One More Look at the Negation of the Infinitive Construct in Second Temple Hebrew

in Vetus Testamentum
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Second Temple Hebrew (Late Biblical Hebrew, Ben Sira, and Qumranic Hebrew) makes predicative use of two seemingly similar constructions: לא + infinitive and אין + infinitive. A syntactic examination of the two from a historical perspective, in light of morphosyntactic changes in the verbal system of Second Temple Hebrew and its sentence patterns, reveals that in spite of the similarities between them in form and in function, these are two seperate constructions that evolved independently. The former, initially a verbal phrase, is the negative counterpart of the affirmative predicative infinitive, and the latter, which constitutes a complete predication, is an offshoot of the existential pattern יש/אין + nominal phrase. In the Hebrew style of the Second Temple period the difference between them narrowed, so that they were occasionally interchangeable.

One More Look at the Negation of the Infinitive Construct in Second Temple Hebrew

in Vetus Testamentum

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References

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3

E.g. Kropat p. 78; Leahy p. 142; Kesterson p. 231; Yifrach p. 278 and n. 11 (but she claims using generative phrasing that in its deep structure the infinitive contains a subject and a predicate). A more nuanced discussion is offered by van Peursen 2004 p. 250. Eliezer Rubinstein (see Qimron and Strugnell p. 81) goes as far as attributing the same syntactic structure to the construction לא + infinitive.

4

Kieviet 1999p. 23.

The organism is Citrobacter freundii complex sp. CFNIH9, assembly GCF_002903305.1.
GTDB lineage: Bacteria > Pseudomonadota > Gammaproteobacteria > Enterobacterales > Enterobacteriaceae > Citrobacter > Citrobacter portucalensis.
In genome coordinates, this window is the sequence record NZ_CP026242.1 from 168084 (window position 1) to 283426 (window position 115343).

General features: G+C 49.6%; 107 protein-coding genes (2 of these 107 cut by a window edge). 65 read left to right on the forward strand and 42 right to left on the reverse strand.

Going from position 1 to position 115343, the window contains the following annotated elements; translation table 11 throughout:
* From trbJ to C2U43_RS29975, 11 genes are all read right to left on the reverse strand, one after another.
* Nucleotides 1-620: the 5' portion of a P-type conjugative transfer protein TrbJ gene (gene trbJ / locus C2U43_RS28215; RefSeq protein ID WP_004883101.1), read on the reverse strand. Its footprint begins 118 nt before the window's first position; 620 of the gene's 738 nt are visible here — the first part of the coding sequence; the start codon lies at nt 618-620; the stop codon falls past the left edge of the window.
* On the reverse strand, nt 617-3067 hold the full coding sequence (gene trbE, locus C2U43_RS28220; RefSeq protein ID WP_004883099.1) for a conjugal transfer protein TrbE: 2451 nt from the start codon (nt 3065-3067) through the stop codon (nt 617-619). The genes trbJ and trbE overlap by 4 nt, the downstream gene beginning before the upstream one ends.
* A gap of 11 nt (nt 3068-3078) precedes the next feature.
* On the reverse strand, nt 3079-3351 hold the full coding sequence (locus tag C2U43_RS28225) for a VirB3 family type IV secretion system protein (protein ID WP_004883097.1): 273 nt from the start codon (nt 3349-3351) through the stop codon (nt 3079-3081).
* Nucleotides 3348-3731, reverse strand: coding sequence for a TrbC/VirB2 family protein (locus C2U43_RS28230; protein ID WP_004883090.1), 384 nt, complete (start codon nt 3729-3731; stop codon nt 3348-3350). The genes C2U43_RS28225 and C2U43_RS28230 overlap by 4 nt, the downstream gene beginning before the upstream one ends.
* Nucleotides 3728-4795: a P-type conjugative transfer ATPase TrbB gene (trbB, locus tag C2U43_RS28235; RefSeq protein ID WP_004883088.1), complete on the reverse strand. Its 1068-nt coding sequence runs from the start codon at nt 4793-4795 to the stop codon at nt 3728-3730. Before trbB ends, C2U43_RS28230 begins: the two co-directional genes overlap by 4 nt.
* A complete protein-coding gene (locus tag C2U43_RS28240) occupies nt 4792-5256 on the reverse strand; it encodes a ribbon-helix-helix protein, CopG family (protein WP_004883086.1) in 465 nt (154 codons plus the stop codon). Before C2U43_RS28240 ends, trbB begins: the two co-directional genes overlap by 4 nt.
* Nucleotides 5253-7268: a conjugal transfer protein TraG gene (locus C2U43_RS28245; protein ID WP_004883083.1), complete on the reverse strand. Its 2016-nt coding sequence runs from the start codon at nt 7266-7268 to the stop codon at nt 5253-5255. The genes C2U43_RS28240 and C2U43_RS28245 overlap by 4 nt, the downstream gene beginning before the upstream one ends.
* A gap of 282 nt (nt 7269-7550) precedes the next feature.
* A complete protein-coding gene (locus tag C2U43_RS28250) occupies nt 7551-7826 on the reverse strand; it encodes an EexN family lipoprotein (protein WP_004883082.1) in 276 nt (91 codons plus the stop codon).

5

Qimron 1986p. 71; Eskhult p. 91. See also Kieviet 1999 p. 9 and n. 2.

7

Kieviet 1999p. 24.

10

Yifrach p. 278; Ehrensvärd pp. 156-157.

11

Van Peursen 1999p. 228 n. 39; the translation offered here is identical to his. See also van Peursen 2004 p. 252 which offers a very similar translation. Skehan and Di Lella p. 242: “Bring not everyone into your house”.

12

E.g. Kieviet 1999pp. 21 23; Hurvitz.

13

Mor 2008pp. 238-239.

14

Qimron 1986pp. 77-78; Mor forthcoming §5.43.

16

See the discussion in van Peursen 1999pp. 229-230.

18

See Sokoloff p. 74.

20

Cohen 2013pp. 211-212. See also the Qumranic examples discussed in Ariel pp. 33-39.

25

Cohen 2013p. 212.

26

See van Peursen 2004p. 252 and n. 71.

31

Cohen 2005p. 80. This link is also realised in ancient Greek (Kutscher p. תג).

33

See Kieviet 1999p. 23; Swiggers p. 178.

34

Cf. in Rabbinic Hebrew: Sharvit 2008pp. 255-256 (e.g. יש לי ללמד עליו זכות ‘I have somewhat to argue [or: I can argue] in favor of his acquittal’ [Mishna Sanhedrin 5:4]) and in Modern Hebrew with comparison to Modern English: Kuzar pp. 97-99 110-113 (e.g. יש לי לכתוב חיבור באנגלית ‘I have an English essay to write’).

37

Ben-Ḥayyim p. 83. On the fluidity of the distinction between different types of modality see e.g. Nuyts p. 16.

38

Baasten p. 10.

39

Kieviet 1999p. 24.

41

Qimron 1986p. 78.

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